The first case, in which I’d like to save a link for my private use, is arguably just private information and shouldn’t actually be in a “social bookmarks” system to begin with. However, there is a social variant of the private link, which is when I’d like to share my link data with a group, but not all users. This might be people such as members of a project team, or family or friends. It’s analogous to the various photo sharing models, in which photos are typically shared to the public, or with varying systems of restrictions.
The second case, in which I’m willing to share my link data, but would like to do so without attribution, is interesting. In thinking about my link bookmarking, I find that I’m actually willing to share my link, and possibly my tag and comment data, but don’t want to have someone browse my bookmark list and find the aggregated collection there, as it probably introduces too much transparency into what I’m working on. At some point in time, it’s also likely that I would be happy to make the link data fully visible, tags, comments, and all, perhaps after some project or activity is completed and the presence of that information is no longer as sensitive.
The feature wish list above would address some of the not-quite-public link data problems, while continuing to accrete community contributed data. In the meantime, I’m still accumulating links back behind the firewall.
Another useful change to existing systems would be to aggregate tag or search results based on a selected set of users to improve relevance. This is along the lines of Memeorandum, which uses a selected set of more-authoritative blogs as a starting point to gauge relevance of blog posts. In the tagged search case, it would be interesting if I could select a number of people as “better” or “more relevant” at generating useful links, and return search results with ranking biased toward search nodes that were in the neighborhood of links that were tagged by my preferred community of taggers.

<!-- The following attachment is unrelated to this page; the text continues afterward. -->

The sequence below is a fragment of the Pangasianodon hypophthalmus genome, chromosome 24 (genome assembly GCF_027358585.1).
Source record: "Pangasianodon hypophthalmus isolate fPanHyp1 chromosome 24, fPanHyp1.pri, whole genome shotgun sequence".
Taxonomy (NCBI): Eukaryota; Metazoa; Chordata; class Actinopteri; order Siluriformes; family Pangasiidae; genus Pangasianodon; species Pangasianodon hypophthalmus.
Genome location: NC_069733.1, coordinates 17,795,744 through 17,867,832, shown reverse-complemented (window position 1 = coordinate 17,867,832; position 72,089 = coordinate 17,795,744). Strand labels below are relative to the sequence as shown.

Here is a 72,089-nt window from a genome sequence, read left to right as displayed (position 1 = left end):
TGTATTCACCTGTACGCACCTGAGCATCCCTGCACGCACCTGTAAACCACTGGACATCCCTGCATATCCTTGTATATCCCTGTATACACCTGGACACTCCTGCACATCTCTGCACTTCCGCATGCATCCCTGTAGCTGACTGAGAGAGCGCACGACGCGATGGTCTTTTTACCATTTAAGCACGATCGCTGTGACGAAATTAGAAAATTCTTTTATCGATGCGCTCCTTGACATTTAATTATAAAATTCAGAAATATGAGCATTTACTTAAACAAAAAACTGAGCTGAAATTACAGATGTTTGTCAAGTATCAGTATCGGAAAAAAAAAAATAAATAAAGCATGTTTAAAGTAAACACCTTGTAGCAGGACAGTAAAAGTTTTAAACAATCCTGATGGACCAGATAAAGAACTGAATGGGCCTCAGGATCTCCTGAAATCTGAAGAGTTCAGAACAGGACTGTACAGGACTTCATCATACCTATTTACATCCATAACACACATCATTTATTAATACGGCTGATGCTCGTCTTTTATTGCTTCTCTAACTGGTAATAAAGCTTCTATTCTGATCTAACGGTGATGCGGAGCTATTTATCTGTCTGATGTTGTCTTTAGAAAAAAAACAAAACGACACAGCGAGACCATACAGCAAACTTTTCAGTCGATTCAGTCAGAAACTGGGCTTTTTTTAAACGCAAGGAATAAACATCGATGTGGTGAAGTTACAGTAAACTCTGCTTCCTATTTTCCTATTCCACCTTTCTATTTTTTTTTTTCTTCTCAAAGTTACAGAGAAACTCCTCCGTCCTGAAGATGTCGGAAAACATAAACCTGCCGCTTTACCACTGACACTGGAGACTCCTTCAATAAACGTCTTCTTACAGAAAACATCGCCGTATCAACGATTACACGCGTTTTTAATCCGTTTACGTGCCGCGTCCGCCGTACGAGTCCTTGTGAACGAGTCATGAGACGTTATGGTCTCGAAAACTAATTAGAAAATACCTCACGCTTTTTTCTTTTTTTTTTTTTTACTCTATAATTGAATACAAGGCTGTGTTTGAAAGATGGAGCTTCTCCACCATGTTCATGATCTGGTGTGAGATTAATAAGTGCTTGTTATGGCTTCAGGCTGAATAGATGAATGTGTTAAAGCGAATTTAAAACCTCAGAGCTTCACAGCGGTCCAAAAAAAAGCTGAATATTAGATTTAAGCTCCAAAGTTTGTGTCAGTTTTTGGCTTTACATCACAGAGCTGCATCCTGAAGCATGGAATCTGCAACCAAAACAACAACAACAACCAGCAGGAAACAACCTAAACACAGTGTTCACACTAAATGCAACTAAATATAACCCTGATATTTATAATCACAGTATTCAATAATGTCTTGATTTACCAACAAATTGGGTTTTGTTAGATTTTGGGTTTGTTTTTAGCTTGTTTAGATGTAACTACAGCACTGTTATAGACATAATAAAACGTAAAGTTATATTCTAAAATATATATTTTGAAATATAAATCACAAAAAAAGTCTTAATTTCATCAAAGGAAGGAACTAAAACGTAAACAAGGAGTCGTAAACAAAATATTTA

It’s possible to subscribe to specific tags or users on del.icio.us, but what I had in mind was more like being able to tag the users as “favorites” or by topic and then rank my search results based on their link and tag neighborhoods. I don’t actually want to look at all of their bookmarks all the time.
Something similar might also work with search result page clickthroughs. These sorts of approaches seem attractive, but also seem too messy to scale very well.
Unattributed links may be too vulnerable to spamming to be useful. One possible fix could be to filter unattributed links based on the authority of the source, without disclosing the source to the public.
I was at the Techcrunch meetup last night, didn’t have a chance to talk with the del.icio.us folks who were apparently around somewhere, but Ofer Ben-Shachar from Raw Sugar did mention that they were looking at providing some sort of group-only access option for their tagging system.
A lot of this could be hacked onto the existing systems to solve the end user problem easily, but some of the initial approaches that come to mind start to break the social value creation, and I think those could be preserved while making better provisions for “private” or “group” restrictions by working on the platform side.